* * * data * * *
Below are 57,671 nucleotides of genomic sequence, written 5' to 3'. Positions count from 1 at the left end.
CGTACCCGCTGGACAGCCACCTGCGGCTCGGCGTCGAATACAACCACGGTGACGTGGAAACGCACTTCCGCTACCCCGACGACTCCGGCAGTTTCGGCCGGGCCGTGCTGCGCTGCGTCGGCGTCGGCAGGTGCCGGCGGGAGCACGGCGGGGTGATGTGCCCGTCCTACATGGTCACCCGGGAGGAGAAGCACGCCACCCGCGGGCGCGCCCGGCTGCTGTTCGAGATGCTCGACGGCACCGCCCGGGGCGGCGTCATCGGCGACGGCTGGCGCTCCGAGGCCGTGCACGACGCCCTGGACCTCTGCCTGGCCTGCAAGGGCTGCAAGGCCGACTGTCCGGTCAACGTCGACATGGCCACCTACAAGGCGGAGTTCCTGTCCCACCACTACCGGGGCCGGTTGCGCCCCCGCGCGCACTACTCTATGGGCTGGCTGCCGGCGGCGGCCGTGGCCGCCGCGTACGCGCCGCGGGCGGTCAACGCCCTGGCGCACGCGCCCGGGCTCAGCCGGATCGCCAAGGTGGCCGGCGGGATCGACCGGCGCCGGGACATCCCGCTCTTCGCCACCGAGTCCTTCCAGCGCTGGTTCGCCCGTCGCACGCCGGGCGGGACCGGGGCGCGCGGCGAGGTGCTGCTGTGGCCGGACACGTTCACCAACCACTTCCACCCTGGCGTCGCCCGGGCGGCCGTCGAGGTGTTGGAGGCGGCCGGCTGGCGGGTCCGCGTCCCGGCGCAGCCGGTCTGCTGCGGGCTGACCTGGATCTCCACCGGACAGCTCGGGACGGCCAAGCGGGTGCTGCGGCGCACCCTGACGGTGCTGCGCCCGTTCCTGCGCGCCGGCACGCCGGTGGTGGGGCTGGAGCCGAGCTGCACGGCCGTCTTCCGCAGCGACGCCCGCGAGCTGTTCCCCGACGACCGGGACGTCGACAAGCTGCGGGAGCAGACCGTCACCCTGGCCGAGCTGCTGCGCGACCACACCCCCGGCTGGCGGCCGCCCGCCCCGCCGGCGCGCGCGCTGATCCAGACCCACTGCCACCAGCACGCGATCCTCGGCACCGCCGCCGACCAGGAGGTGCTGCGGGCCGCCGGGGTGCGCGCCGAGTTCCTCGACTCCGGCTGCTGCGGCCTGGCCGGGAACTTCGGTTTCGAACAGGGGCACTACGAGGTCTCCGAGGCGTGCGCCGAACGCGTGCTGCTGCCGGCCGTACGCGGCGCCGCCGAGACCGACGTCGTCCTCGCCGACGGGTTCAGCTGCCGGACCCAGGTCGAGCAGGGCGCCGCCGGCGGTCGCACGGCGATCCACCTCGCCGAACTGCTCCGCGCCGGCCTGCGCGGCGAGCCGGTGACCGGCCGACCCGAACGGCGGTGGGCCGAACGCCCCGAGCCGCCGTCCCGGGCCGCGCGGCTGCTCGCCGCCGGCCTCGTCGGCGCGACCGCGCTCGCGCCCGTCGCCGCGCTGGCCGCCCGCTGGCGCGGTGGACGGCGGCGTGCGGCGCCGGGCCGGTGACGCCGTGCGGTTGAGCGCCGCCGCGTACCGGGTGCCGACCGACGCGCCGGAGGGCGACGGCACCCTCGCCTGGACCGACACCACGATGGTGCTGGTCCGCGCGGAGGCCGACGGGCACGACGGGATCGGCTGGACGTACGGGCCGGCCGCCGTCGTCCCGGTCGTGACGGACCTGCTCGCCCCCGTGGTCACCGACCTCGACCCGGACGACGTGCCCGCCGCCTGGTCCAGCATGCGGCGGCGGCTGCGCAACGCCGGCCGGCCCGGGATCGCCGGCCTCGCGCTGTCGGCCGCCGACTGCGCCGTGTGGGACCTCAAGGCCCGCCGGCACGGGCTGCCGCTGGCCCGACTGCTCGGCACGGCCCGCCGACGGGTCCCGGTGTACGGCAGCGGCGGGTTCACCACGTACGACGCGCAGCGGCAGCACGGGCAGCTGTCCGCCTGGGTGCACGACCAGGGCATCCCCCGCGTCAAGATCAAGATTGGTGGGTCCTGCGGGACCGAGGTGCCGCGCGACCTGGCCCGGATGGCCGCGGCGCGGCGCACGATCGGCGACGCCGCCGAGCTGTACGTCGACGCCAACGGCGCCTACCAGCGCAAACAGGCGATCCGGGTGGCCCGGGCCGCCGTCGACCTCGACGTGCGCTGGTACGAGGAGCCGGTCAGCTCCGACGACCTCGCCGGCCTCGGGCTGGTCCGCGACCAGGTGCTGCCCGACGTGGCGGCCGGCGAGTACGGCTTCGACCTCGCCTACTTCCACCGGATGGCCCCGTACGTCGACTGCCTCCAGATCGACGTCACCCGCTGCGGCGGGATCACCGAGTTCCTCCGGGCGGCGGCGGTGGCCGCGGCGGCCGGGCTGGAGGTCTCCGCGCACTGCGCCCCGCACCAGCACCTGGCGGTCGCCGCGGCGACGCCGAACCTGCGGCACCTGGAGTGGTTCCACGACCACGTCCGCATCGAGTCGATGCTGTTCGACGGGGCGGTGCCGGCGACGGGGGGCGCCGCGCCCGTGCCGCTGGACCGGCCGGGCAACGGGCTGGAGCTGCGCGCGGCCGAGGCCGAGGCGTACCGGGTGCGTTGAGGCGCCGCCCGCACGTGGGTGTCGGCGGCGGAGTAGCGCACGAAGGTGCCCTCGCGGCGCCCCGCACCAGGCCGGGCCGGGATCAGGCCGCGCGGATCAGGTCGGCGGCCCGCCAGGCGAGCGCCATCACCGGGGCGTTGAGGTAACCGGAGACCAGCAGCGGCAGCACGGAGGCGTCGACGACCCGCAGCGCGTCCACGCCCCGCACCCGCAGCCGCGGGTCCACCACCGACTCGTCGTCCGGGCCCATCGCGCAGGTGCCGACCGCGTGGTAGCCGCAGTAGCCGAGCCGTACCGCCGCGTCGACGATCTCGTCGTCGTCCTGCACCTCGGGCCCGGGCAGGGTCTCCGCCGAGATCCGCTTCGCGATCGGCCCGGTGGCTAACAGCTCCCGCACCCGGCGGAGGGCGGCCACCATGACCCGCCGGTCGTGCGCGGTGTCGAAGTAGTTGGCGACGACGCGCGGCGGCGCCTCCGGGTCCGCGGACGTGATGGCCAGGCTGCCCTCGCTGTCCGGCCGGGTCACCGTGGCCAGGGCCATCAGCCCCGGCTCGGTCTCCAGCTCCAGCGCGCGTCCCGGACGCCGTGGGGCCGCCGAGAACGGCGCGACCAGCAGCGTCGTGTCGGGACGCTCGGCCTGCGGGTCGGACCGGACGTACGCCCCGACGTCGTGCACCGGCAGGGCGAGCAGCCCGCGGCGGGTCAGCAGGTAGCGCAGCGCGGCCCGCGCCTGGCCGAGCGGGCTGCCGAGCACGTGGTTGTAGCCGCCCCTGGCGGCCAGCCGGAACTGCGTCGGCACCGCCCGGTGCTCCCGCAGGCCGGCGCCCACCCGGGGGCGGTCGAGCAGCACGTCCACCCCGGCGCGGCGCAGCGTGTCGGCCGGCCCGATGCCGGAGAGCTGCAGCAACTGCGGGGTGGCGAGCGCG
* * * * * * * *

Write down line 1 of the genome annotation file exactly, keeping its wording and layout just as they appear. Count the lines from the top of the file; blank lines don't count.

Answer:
Below are 57,671 nucleotides of genomic sequence, written 5' to 3'. Positions count from 1 at the left end.